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Hypothetical Question - 8/1/2017 12:49:20 AM   
DOCUP


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Philippines is granted independence (protectorate) in the early 1920's. Guam is the major US base in the pacific. How would it and other islands look in 1941? Extra credit what would Japan do.?

My thoughts. Guam's AF and port would be built to the max. I don't know about a dry dock. CD defences would look similar to Manila's (1941). I would think army 1 Fighter and Bomber (mixed 4E's and 2E's) group stationed there. I don't know about Marine aviation. I would also guess a USMC rgt, USN BF, USA BF, maybe a tank Bn(ie 194th) and some arty. A cruiser lead SAG and the normal merchants in the harbor with subs.

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RE: Hypothetical Question - 8/1/2017 12:58:32 AM   
Admiral DadMan


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Philippines, Japan still invades, as it will requisition the ports and airfields.

Guam is precluded from being strengthened as agreed in the various treaties.

In the end, IMHO, it would make very little difference, other than that there would not be a significant Far East American military presence.

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RE: Hypothetical Question - 8/1/2017 1:18:38 AM   
DOCUP


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Sorry was rushing my post. Bath time for the kido.

Guam is built up before the WNT. After the WNT expires some more of the Two Ocean Navy money goes into Guam and maybe Wake. I was thinking that some of the men and material that went to the Philippines would be sent to Guam in 1940-41.

Yes, I agree Japan would still invade the Philippines and Guam. I am just wondering what the thoughts are on this matter. I have read that some people thought that Guam would have been a better base than the Philippines.

My thoughts on the Japanese is that they would match or one up the Americans.

Thanks for your comment Admiral Dadman

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RE: Hypothetical Question - 8/1/2017 1:48:23 AM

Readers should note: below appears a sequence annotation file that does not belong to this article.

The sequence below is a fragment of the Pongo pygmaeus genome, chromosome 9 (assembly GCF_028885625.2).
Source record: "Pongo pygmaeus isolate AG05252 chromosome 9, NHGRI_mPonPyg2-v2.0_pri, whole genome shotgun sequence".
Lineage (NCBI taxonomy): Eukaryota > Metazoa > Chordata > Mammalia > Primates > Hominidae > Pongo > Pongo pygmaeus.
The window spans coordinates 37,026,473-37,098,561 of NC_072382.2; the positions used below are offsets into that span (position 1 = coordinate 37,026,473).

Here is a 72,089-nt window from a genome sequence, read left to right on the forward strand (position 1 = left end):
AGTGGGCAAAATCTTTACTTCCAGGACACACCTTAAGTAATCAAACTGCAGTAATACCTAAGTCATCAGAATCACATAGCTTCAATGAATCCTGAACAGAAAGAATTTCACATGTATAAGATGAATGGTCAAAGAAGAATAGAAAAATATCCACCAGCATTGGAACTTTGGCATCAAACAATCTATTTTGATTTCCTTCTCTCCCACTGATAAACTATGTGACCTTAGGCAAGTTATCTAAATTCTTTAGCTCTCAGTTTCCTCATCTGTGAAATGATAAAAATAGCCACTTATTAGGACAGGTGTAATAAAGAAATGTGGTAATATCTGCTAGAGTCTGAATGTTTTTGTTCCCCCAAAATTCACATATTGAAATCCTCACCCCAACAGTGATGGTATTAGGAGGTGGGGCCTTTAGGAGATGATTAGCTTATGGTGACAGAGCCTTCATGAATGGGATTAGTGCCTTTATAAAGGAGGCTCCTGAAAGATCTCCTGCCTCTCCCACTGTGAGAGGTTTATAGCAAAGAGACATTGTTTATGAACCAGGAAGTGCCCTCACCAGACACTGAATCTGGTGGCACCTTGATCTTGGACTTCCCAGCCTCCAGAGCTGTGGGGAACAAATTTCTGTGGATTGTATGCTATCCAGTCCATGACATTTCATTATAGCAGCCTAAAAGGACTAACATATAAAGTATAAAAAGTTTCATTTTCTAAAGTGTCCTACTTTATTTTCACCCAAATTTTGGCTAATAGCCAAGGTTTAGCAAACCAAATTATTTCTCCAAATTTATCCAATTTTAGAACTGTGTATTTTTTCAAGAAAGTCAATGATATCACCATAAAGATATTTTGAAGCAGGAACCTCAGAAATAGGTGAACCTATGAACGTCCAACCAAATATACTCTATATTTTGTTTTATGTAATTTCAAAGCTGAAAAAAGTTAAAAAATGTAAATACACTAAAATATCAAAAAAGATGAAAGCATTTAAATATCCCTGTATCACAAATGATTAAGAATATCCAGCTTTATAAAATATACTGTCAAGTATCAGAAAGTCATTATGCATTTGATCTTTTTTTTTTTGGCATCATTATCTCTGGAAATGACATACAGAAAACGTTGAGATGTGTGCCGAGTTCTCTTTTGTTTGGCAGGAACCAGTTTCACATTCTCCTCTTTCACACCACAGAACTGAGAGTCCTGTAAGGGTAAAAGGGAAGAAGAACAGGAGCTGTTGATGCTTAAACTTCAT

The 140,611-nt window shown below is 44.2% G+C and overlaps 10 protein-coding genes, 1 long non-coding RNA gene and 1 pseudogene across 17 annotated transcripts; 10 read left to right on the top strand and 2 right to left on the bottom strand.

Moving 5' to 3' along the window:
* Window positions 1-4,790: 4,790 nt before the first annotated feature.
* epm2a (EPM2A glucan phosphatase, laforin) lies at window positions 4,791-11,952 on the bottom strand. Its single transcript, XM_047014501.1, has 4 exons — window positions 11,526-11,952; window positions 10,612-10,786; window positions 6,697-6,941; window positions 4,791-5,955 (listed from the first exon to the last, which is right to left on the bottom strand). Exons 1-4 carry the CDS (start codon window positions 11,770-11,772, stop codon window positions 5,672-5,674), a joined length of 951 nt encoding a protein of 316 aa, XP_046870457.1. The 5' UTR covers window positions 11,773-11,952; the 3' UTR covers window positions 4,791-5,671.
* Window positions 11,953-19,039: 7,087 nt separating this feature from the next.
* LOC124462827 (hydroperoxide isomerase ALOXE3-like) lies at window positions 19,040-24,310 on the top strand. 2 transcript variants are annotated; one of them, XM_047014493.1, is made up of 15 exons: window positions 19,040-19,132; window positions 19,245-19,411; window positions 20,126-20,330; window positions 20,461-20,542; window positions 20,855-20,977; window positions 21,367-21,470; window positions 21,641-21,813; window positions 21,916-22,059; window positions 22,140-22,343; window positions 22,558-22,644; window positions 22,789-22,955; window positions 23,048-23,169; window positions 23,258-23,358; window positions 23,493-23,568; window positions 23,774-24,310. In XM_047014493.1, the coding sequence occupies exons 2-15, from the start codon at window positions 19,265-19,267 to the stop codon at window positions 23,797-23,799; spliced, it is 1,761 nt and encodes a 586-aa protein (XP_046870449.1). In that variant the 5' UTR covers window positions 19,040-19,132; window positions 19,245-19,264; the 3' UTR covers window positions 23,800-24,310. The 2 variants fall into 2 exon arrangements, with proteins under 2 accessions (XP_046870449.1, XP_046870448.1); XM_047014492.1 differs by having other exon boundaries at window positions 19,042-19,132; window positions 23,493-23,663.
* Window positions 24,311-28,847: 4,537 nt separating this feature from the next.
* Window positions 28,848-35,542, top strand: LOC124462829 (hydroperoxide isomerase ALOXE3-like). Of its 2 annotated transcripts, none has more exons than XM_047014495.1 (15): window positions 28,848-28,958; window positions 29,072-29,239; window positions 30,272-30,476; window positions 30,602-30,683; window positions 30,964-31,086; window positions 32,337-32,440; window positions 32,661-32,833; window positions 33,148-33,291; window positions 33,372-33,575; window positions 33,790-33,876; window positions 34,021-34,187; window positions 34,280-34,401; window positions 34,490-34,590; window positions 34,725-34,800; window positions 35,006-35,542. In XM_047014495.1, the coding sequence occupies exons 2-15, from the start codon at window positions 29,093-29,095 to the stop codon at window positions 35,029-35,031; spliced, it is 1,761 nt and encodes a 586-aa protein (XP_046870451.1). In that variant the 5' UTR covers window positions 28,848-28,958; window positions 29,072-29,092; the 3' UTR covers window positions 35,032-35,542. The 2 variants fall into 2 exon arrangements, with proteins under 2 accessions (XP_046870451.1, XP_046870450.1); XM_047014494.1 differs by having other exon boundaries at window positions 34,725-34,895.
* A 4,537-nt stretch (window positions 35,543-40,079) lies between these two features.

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I think Midway would also be Max'd. Then you would have a string of bases for air transfer. And I think a 5k ton lift ARD would be at Guam....GP

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RE: Hypothetical Question - 8/1/2017 2:08:59 AM   
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Guam HAD been somewhat built up before WNT. Shore batteries, USMC aviation. It was all pulled out after the treaty. Hector Bywater , British navalist called for turning into a "Gibraltar of the Pacific", with similar shore batteries . Several divisions of troops, planes and 100+ destroyers.

Plans and studies were made, I've seen the blueprints that would have made the Fonte Plateau pretty darned tough to crack (not unlike the Manila bay defenses.)

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RE: Hypothetical Question - 8/1/2017 2:27:49 AM   
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The scope of the question as asked is too large for anything but a fanciful choose-your-own-adventure that has little bearing on reality, even though it would be tempting to label them 'realistic'.

I'm not saying this just to "drop Pferdeäpfels in the parade". The question posited asks for an analysis of a non-linear system, but you're also asking for cause-and-effect analysis, which does not apply to non-linear systems. It's like trying to observe the orbit of an electron - by doing so you're changing the inherent nature of the system.